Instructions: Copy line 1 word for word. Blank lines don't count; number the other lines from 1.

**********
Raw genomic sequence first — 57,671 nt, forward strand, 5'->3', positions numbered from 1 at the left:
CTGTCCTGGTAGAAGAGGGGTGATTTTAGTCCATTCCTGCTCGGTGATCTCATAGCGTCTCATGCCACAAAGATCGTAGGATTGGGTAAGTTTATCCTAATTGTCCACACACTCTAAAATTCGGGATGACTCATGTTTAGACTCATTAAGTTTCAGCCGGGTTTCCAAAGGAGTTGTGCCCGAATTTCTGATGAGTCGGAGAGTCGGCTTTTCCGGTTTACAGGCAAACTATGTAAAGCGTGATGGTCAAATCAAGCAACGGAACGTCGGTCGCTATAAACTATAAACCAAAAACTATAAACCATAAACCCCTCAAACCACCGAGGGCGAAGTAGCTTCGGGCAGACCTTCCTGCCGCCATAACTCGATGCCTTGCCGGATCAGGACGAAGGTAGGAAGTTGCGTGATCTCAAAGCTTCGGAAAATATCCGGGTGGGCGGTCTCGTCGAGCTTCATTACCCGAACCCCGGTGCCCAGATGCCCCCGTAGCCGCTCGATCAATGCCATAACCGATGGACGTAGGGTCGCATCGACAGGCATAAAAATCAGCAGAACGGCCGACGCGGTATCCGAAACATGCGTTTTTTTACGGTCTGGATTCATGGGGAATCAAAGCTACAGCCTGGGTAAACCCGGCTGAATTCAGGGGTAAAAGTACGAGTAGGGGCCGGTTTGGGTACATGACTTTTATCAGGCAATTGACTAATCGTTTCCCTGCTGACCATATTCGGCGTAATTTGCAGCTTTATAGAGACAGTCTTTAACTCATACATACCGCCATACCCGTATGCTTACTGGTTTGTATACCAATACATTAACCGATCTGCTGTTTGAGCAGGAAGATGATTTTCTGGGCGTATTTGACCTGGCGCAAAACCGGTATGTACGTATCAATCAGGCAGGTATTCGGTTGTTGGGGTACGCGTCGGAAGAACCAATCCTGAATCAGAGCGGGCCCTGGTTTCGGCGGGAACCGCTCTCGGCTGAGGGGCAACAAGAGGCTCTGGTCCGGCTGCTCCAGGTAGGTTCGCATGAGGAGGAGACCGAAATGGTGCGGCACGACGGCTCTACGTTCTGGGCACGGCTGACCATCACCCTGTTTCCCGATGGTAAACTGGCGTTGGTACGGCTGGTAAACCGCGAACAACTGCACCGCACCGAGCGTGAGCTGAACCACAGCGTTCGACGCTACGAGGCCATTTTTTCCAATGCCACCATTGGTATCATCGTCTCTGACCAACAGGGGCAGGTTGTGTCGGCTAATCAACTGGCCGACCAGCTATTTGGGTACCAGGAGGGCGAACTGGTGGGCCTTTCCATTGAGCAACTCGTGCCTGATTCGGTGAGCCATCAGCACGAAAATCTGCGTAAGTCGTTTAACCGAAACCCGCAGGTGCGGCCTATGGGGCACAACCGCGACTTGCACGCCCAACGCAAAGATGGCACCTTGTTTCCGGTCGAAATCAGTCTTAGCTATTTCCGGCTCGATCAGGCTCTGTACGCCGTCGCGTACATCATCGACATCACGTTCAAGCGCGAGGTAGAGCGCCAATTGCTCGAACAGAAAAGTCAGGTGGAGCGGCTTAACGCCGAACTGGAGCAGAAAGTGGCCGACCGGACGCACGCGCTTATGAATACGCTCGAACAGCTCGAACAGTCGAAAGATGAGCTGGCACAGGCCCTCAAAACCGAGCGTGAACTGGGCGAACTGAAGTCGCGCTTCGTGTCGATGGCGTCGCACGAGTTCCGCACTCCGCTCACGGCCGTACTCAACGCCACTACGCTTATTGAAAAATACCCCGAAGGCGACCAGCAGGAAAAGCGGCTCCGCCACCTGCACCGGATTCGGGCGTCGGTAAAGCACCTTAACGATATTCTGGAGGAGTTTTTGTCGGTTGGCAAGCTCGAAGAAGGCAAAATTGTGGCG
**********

Raw genomic sequence first — 57,671 nt, forward strand, 5'->3', positions numbered from 1 at the left: